Easter in Rome is a special time,
but what is Good Friday in Rome like?
We examine the meaning of Good Friday,
and look at things to do in Rome at Easter.
|The Good Friday torchlight procession makes its way from
the Colosseum to the Palatine Hill.
'Good Friday' in the Christian faith is remembered as the day on which Christ was crucified. It is the most solemn day of the Christian calendar.
In English-speaking countries the origins of the name 'Good Friday' are uncertain - possibly a derivation of 'God's day'. In Italy, however, there's no doubt about the origins or meaning of 'Good Friday' because the day is called 'Venerdì Santo' - Holy Friday.
For other Easter words and phrases have a look at our page of Easter sayings in Italian.
In our experience, not great. It's crowded and there's a lot of waiting around to be done. Kids are likely to become bored and fractious.
There are many other things to do in Rome for kids at Easter, but the Good Friday services are not a child-friendly idea.
Easter in Italy is a busy time and the meaning of Good Friday makes this a day of great solemnity and ritual. Although Easter traditions mean that many Italians either fast on Good Friday or eat only fish, you will have no difficulty being served in restaurants.
For general information about business opening, transport and climate have a look at our guide to basic Italian Easter facts.
Good Friday is the Friday immediately before Easter Sunday. In 2012 it will be celebrated on April 6th.
|The Good Friday service at St Peter's, Rome.|
Good Friday in Italy is one of the most important days of the Catholic Church's calendar, and the Good Friday liturgy the most solemn of the Church's year.
All statues and crosses in churches will have been covered in purple or black cloth, and remain so until Easter Sunday. Priests' vestments for any Good Friday liturgy will also be coloured purple, except for the Bishops and the Pope who wear red.
Roman Catholic Easter tradition says that holy mass must not be celebrated on Good Friday, which is a day of mourning. Nevertheless at 5 p.m. in St Peter's Basilica, the Pope celebrates the Good Friday liturgy of the Lord's passion.
|The Pope kneels before the cross - Good Friday at St Peter's, Rome.|
This is a sung service and is likely to last for at least two and a half hours. Those attending are invited to kiss the foot of the cross during the service and the Pope takes his turn, approaching the cross with bare feet and bare head, and prostrating himself - or more recently kneeling - before it.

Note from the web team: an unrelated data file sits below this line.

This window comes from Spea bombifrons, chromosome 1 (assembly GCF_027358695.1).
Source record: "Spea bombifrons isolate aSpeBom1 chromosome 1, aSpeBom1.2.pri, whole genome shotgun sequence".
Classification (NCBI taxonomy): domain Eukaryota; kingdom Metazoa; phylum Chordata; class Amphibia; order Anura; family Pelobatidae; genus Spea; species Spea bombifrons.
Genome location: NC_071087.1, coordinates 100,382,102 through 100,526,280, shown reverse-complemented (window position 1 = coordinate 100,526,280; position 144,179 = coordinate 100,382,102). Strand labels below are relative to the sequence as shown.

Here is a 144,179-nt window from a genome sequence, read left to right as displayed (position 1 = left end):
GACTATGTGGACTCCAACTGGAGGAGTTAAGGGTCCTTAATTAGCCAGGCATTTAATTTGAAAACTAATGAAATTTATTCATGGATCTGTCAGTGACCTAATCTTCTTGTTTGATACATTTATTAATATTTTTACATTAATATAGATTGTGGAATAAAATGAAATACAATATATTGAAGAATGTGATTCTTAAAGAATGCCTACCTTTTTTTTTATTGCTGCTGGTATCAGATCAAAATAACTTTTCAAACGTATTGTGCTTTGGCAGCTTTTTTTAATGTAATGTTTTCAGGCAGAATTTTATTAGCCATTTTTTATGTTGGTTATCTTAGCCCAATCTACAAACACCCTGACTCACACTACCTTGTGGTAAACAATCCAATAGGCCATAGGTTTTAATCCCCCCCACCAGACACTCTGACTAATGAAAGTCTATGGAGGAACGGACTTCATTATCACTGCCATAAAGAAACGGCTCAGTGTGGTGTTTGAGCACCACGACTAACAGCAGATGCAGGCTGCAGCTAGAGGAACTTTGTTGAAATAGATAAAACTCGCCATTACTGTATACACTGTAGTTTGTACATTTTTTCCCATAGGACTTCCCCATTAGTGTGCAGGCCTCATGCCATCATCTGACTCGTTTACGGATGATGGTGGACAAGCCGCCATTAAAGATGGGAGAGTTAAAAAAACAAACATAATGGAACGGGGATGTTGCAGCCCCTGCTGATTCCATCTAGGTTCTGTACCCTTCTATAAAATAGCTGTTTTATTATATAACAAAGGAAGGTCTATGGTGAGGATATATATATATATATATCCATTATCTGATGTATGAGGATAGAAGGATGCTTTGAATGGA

This service requires tickets - which are free, despite what travel agents might tell you.
However, you will need to apply a long time before the event if you want to be sure of getting them; our page detailing some facts about the Pope explains how to do it.
Even with tickets you should still arrive at St Peter's at about 2p.m. if you want to be sure of a seat where you can actually see the Pope.
|Crowds at the Colosseum
on Good Friday.
By far the biggest event of the Friday before Easter is the famous 'Via Crucis' or 'Way of the Cross', also known as the 'Stations of the Cross', when the Pope leads a solemn torchlight procession from the Colosseum to the Palatine Hill.
In this Good Friday liturgy, the fourteen 'stations of the cross' are marked, each signifying a part of Christ's passion and death. Pilgrims carry a wooden cross around each 'station', and for part of the way Pope Benedict the 16th himself takes the cross.
At each station a brief meditation and prayer is offered, at the beginning of which the Pope sings :
"Adoramus te, Christe, et benedicimus tibi" (we adore you, O Christ, and we bless you");
and the congregation answers :
"Quia per sanctam crucem tuam redemisti mundum" (because by your holy cross, you have redeemed the world").
At the end of each, the 'Our Father' (Lord's Prayer) is sung in Latin.
This procession is one of the very few Easter traditions in Rome not to require tickets. However, tens of thousands of people attend, no matter what the weather, so be prepared not to see much of the Pope unless you arrive several hours before the procession starts at 9.15 p.m.
The procession actually starts inside the Colosseum, coming out into the main square outside and going up a steep path onto the Palatine Hill.
Due to his age and the strenuous duties of Easter week, the Pope no longer takes part in the entire procession but presides over it from a vantage point on the Palatine Hill overlooking the Colosseum.
The most spectacular view is near the Colosseum, where a massive cross lit by hundreds of flares lights the arena in a golden glow. Stand with your back to the Colosseum and find a spot where you can see the canopy under which the Pope will stand. It's directly over the pathway leading from the Colosseum.
Here - given a reasonable zoom lens - you will be able to get some good photographs or video footage of the Holy Father's address.
Be patient. After the 'stations' the Pope gives a short address, at the conclusion of which he gives his Papal blessing on the crowd.
If you do nothing else at Easter in Rome, go to this procession.
Whether or not you're religious, whether or not you're a Christian, whether or not you're Roman Catholic - it's beautifully atmospheric and one of the most memorable things you'll ever see.